Vital Signs

The End of Income Taxes

The tax cuts proposed by President George W. Bush take significant steps toward the reform of a federal tax code that retards growth of the capital stock, productivity, and incomes of all Americans.  His plan to eliminate the death tax, increase expensing of investment for small businesses, end double taxation of dividend income, expand “returns exempt” taxation of IRA savings, and lower progressive rates on individual incomes are all welcome contributions toward a more efficient tax code.  Yet even if it is enacted, the President’s proposal will likely add more obstacles to comprehensive reform of the tax code because, once again, tax reform has been launched in a manner that defies economic and political priorities and realities.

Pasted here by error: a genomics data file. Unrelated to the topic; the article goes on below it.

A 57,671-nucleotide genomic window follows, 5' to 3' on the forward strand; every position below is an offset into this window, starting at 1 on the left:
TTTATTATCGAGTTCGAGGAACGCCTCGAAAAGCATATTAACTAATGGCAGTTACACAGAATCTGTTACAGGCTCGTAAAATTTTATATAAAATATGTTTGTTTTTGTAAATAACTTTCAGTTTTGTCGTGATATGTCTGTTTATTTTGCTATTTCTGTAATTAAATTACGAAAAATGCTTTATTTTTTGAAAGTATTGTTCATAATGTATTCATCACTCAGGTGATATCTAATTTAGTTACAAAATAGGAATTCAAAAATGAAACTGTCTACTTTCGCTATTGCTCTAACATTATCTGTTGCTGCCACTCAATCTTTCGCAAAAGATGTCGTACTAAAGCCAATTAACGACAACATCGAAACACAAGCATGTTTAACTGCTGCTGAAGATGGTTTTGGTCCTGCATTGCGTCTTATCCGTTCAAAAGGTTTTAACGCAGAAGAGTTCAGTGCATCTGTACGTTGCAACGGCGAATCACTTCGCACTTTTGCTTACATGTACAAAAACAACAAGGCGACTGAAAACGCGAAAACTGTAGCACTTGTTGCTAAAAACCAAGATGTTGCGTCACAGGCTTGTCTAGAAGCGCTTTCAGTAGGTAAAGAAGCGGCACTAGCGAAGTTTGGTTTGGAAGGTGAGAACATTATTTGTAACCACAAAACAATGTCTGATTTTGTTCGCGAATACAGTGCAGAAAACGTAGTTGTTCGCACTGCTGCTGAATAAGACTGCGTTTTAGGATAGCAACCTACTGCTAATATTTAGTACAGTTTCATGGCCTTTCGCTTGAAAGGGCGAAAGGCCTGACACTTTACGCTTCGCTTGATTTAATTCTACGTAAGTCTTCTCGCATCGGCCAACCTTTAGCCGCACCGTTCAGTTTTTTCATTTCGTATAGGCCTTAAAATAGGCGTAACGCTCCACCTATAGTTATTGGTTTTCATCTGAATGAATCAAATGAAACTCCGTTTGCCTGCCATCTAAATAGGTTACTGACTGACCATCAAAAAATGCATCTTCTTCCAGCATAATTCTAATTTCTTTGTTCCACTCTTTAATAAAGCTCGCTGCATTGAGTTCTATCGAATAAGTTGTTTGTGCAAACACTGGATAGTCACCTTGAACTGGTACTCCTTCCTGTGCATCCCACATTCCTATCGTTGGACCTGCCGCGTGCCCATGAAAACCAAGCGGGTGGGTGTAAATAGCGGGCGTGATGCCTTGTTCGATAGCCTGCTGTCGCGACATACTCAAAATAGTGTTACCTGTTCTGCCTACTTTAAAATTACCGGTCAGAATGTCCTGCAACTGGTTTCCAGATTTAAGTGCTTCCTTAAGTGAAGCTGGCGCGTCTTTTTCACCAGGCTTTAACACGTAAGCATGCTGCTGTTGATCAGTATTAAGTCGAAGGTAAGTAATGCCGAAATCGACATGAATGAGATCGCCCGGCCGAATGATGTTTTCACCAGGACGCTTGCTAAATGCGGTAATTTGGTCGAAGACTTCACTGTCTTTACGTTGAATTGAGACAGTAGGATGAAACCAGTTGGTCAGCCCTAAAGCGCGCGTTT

The ultimate priority of federal tax reform is to increase savings for investment.  To do so, however, by increasing the magnitude of our sizable federal deficit while failing to reduce spending would largely offset the net benefits of such a plan.  It is far more effective to change how we tax—that is, to replace lost revenues with better-designed taxation.  Tax neutrality is particularly important since the United States is engaged in a war with as-yet-unknown financial demands.  And the incipient burden of the baby boomers’ retirement requires greater national savings for investment, not increased federal indebtedness.


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